Friday, April 27, 2018
Events

You can pay to be kidnapped and tormented at Tampa's Fright Nights Campout

The roar of the chainsaw drowned out the camper's screams as the ghoulish monster hauled the man away from his tent. The monster dumped him into a casket, laughing hysterically as he sat on top of the coffin.

And people paid for this experience.

The thirst for a good scare knows no season, it seems, since the Fright Nights Campout coming to Tampa this weekend is selling steadily. For $75 to $85, you get 13 hours of overnight horror entertainment. The camp sleeps up to 500 people.

The Kentucky-based Fright Nights Production Co. produces a number of gory events in Lexington each Halloween season. But this summer, it is taking props and costumes on the road for the Fright Nights Campout series. Tampa is the first stop.

"We had a lot of requests to come because there's a big interest there in horror, apparently," said owner Greg Walker, 37. The entrepreneur doesn't even like horror movies, but started his interactive haunt business in 2007 to great success.

"It kind of blows my mind a little bit, but people are after that immersive, interactive experience and enjoy that," Walker said.

Why would anyone want to do this? Glenn Sparks, a communication professor at Purdue University who has studied the effects of media violence and scary TV images, said this kind of experience was news to him. But he's not surprised.

"As the media continue to serve up more and more intense images, I suspect that it is fueling the appetites to experience these things more directly," Sparks said.

The location will be disclosed only to registered campers 48 hours in advance. The spookfest starts Friday with some old-fashioned campground games, with a twist.

You might play tug-of-war with zombies or have potato sack races while monsters with chainsaws chase you. In Extreme Hide and Seek, campers can be thrown in a cage or suffer worse fates once they are found.

There's a safe Pansy Zone to get away from the worst of it, but outside of that, the creepy creatures have free rein. You can yell, "I'm a big pansy," and the actors will stop. You also have the option to leave, but there is no re-entry if you do.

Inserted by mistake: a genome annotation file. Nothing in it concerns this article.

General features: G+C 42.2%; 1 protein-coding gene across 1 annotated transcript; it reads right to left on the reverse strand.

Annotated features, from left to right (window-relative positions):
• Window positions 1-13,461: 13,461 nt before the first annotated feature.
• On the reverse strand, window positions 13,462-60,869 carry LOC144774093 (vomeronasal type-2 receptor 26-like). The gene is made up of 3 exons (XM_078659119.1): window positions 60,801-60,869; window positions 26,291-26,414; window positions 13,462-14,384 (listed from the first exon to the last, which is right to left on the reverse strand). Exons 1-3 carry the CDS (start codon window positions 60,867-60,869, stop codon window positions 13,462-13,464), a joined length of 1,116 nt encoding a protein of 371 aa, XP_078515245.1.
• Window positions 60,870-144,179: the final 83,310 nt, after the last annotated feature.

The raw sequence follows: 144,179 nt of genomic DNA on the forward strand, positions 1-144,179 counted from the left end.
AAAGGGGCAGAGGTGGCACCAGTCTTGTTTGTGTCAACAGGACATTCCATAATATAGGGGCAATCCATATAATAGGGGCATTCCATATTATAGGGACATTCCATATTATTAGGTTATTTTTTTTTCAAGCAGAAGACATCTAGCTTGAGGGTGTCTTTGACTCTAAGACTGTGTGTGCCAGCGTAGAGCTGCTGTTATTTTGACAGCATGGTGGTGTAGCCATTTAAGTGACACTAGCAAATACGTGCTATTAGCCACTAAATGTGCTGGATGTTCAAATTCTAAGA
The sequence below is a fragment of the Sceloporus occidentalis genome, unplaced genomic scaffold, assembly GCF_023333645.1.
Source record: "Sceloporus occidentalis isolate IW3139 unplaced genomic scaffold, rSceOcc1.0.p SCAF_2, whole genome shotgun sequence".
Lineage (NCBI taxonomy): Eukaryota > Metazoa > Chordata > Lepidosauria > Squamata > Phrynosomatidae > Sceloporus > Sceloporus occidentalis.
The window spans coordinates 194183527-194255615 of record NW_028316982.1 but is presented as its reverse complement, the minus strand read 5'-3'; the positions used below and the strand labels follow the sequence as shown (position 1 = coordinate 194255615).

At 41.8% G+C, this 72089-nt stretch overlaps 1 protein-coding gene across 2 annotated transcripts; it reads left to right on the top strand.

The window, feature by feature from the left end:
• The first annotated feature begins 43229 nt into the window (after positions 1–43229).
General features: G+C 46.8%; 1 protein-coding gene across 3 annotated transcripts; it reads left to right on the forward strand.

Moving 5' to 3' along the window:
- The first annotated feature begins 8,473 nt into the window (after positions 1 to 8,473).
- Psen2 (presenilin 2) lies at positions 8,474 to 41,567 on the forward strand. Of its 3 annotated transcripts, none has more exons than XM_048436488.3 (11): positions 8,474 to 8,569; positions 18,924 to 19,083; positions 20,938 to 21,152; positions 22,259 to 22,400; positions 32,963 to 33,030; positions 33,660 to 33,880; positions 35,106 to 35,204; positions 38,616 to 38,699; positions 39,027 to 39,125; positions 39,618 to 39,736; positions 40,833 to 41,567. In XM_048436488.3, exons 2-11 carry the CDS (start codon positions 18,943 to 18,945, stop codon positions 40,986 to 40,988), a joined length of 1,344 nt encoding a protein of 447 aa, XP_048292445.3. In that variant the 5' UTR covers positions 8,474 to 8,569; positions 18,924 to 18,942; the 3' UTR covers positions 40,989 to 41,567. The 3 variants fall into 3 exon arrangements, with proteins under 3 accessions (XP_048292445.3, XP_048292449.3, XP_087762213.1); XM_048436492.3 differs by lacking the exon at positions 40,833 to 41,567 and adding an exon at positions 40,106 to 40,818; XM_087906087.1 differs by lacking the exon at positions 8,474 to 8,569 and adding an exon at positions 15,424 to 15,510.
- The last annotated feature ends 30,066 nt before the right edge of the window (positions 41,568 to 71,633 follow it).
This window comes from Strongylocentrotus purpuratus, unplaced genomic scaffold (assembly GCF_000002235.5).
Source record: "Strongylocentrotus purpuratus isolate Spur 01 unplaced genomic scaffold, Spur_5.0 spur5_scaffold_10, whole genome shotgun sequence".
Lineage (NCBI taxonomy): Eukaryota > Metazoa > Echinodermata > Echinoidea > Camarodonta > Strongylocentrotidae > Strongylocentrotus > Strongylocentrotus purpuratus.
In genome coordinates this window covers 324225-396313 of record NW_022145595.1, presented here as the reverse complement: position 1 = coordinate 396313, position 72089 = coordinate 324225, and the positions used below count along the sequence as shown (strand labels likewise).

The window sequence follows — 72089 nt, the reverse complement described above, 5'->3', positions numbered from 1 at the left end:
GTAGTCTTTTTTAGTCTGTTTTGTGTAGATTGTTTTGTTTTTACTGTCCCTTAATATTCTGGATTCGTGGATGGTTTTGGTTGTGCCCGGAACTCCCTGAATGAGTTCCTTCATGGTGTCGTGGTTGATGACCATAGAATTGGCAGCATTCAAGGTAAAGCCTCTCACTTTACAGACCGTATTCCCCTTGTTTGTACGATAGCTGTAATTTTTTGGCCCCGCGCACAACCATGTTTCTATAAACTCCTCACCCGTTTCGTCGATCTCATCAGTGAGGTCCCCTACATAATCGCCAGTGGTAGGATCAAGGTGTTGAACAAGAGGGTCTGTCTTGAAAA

After the games are done, it's lights out — and that's when the real "fun" begins.

Guests can expect visits from creepers and can even be kidnapped. In one of the videos on the Fright Night website, a camper is pulled out of a tent and dumped in a casket. Under the frequently asked questions section of the Fright Nights website, "Will I get any sleep?" is answered with, "Are you kidding me with this question?"

Walker said his monsters come from a highly trained cast of more than 200 actors he uses in the Halloween season. He brings about 60 of the "camp counselors," as he calls them, to the camp-outs.

The job comes with a lot of training, Walker said, "and they know how to bob and weave."

"If an actor does evoke enough of a reaction and gets a punch, you can't see it but under that mask, they are smiling," he said. "Because they know they've won. They have frightened somebody."

Alcohol and drugs are strictly forbidden, and Walker considers the fright family friendly, assuming the parent has signed off. He recommends 18 and older for the sleepover, but says there's nothing to keep a brave teen from joining.

"If we can't make them scream," he said, "we can make them laugh."

Sparks cautioned parents from letting any child under 12 go to an experience like this, because children don't have the same coping skills as adults.

So how do adults cope with it?

Not unlike roller coasters or scary movies, Sparks said, research shows that the scarier something is, the more a person enjoys it, especially after the fact. The physical reactions are virtually identical, whether a person is experiencing fear, joy or anger, he said. But when you add to it the laughter and communal fun, negative feelings become positive.

"They may be self-deluded into thinking they like to be scared," he said. "It's not that they like being scared — it is clearly unpleasant at the time — but they like the positive emotion after," Sparks said.

"They can come out of a threatening experience and say, 'I conquered this, and it did not get to me.' "

Contact Sharon Kennedy Wynne at [email protected] Follow @SharonKWn.

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